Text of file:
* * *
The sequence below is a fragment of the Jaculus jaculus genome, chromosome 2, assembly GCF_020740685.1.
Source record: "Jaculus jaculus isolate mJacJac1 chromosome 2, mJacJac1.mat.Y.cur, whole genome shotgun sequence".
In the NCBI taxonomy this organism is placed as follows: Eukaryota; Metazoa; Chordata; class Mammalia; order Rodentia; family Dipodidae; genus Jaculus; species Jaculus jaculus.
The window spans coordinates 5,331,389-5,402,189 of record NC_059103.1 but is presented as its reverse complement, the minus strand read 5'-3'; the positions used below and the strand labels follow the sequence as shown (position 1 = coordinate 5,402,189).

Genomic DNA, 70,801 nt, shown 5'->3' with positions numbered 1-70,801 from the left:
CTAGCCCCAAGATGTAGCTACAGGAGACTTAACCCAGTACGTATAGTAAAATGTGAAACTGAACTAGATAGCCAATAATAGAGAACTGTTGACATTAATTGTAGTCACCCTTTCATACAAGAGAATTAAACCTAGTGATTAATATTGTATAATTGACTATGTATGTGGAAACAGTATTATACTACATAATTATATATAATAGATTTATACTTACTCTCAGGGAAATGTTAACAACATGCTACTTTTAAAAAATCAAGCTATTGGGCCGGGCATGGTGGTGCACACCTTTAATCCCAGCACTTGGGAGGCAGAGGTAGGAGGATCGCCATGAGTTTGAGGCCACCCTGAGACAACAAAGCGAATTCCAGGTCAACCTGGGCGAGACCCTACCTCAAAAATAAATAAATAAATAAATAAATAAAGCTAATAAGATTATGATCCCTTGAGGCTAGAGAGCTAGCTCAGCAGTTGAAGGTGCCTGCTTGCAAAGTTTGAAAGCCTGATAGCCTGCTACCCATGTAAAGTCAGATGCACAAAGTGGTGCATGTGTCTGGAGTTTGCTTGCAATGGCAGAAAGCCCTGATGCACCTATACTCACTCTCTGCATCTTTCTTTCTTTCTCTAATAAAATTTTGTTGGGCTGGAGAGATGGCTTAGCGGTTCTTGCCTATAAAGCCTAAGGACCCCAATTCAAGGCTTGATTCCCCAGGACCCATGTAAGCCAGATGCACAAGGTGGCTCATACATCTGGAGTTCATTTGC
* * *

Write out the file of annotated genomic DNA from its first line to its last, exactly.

The sequence below is a fragment of the Jaculus jaculus genome, chromosome 2, assembly GCF_020740685.1.
Source record: "Jaculus jaculus isolate mJacJac1 chromosome 2, mJacJac1.mat.Y.cur, whole genome shotgun sequence".
In the NCBI taxonomy this organism is placed as follows: Eukaryota; Metazoa; Chordata; class Mammalia; order Rodentia; family Dipodidae; genus Jaculus; species Jaculus jaculus.
The window spans coordinates 5,331,389-5,402,189 of record NC_059103.1 but is presented as its reverse complement, the minus strand read 5'-3'; the positions used below and the strand labels follow the sequence as shown (position 1 = coordinate 5,402,189).

Genomic DNA, 70,801 nt, shown 5'->3' with positions numbered 1-70,801 from the left:
CTAGCCCCAAGATGTAGCTACAGGAGACTTAACCCAGTACGTATAGTAAAATGTGAAACTGAACTAGATAGCCAATAATAGAGAACTGTTGACATTAATTGTAGTCACCCTTTCATACAAGAGAATTAAACCTAGTGATTAATATTGTATAATTGACTATGTATGTGGAAACAGTATTATACTACATAATTATATATAATAGATTTATACTTACTCTCAGGGAAATGTTAACAACATGCTACTTTTAAAAAATCAAGCTATTGGGCCGGGCATGGTGGTGCACACCTTTAATCCCAGCACTTGGGAGGCAGAGGTAGGAGGATCGCCATGAGTTTGAGGCCACCCTGAGACAACAAAGCGAATTCCAGGTCAACCTGGGCGAGACCCTACCTCAAAAATAAATAAATAAATAAATAAATAAAGCTAATAAGATTATGATCCCTTGAGGCTAGAGAGCTAGCTCAGCAGTTGAAGGTGCCTGCTTGCAAAGTTTGAAAGCCTGATAGCCTGCTACCCATGTAAAGTCAGATGCACAAAGTGGTGCATGTGTCTGGAGTTTGCTTGCAATGGCAGAAAGCCCTGATGCACCTATACTCACTCTCTGCATCTTTCTTTCTTTCTCTAATAAAATTTTGTTGGGCTGGAGAGATGGCTTAGCGGTTCTTGCCTATAAAGCCTAAGGACCCCAATTCAAGGCTTGATTCCCCAGGACCCATGTAAGCCAGATGCACAAGGTGGCTCATACATCTGGAGTTCATTTGC